Today marks a new endeavor for me. I find myself writing a column for the East Oregonian, and the powers that be want me to do it every month. When they first approached me to do this I was honored. I mean, who wouldn’t want to hear what I thought about the goings-on in my community, right?

However, once the narcissistic coloring on my glasses wore off, I realized I needed to actually write compelling things. I want to write things that make you think, and I want to focus on positive things in our community. Here’s the catch, much like junk versus treasure, one person’s positive is another person’s negative.

I’ll start off my new gig with a bang. Because of the risks our mayor and the city council are willing to take by proposing new taxes and fees, Pendleton’s potholes are half full, change my mind.

After years of kicking the can down the increasingly rough road, the city of Pendleton’s elected leaders have decided to perch themselves on the edge of the political cliff and propose a series of revenue-generating fees to tackle $12 million in deferred street maintenance. They aren’t stopping there. Pendleton voters are going to have the opportunity to vote on a new gas tax, as well.

Many politicians have found themselves on the wrong side of the vote totals during the election immediately after a proposed tax increase. The question upon which Pendleton voters will be deciding is: do they pay enough in taxes? If the voters think they pay enough already, will there be some turnover on the city council?

Whether you support their revenue-generating ideas or not, it took courage for the mayor and city council to start walking down this path, and I commend them for taking a stand that could result in losing their next election. No one likes to lose, but increasing taxes is unpopular. George H. W. Bush was a victim of this. He asked everyone to read his lips at the 1988 Republican National Convention when he pledged no new taxes. Congress promptly raised taxes two years later, and two years after that President Bush was welcoming Bill Clinton into the White House.

Pendleton isn’t much like Washington, D.C., but losing isn’t popular anywhere. However, would losing an election be that big of a deal for someone on the Pendleton City Council? I suppose it’s a matter of pride; it’s certainly not about the money. The mayor and city council members receive a small monthly stipend in exchange for all the emails, the conversations with constituents at the grocery store, and attending their many meetings. The renumeration hardly covers the time they commit to their positions. It cannot be the money that motivates them to run for local office. It’s for this reason I believe they are a lot like volunteers. Volunteers give of themselves with the expectation of nothing in return. As far as I can tell, city council members give of themselves with the expectation of less than minimum wage and reading nasty comments about their decisions on social media.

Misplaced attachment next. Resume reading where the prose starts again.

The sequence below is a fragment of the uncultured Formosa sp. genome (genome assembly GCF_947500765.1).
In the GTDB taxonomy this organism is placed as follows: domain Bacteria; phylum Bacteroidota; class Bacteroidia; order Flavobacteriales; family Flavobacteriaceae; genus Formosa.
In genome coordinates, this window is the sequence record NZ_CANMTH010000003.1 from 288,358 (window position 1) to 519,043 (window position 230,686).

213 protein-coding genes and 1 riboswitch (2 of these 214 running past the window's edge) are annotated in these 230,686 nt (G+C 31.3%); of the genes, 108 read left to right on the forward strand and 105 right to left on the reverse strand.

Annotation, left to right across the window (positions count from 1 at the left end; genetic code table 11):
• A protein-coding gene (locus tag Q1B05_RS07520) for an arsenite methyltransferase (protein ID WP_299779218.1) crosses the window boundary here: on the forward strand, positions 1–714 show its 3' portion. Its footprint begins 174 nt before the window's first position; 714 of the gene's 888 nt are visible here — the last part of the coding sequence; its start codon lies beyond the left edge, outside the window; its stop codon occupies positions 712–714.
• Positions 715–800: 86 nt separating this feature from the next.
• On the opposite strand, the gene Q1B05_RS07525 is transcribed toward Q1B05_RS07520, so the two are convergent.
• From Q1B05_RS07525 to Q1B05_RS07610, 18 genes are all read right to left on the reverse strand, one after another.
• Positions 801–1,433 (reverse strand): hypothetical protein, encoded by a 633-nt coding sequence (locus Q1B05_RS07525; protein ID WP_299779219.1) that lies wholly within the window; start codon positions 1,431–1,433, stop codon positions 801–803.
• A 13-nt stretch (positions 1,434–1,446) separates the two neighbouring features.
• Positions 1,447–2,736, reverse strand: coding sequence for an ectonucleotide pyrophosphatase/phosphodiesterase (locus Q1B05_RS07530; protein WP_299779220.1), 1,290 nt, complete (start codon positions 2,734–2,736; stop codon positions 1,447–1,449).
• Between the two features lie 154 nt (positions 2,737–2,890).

Personally, I am thankful for the mayor and council are putting forth some ideas, and glad it’s not me trying to figure out the best way to pay for road repairs, or deal with homelessness issues, or housing issues, or PERS funding, or public safety, or … well, you get my point. I’m not excited about the opportunity to pay new taxes and fees, and no one else should be either. I am encouraged this issue has risen to the top of the city of Pendleton’s to-do list.

As I see it, by committing themselves to try to solve this issue of deferred road maintenance, Pendleton’s potholes are half full already.

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Corey Neistadt is a certified public accountant at Newhouse & Neistadt, LLC in Pendleton.

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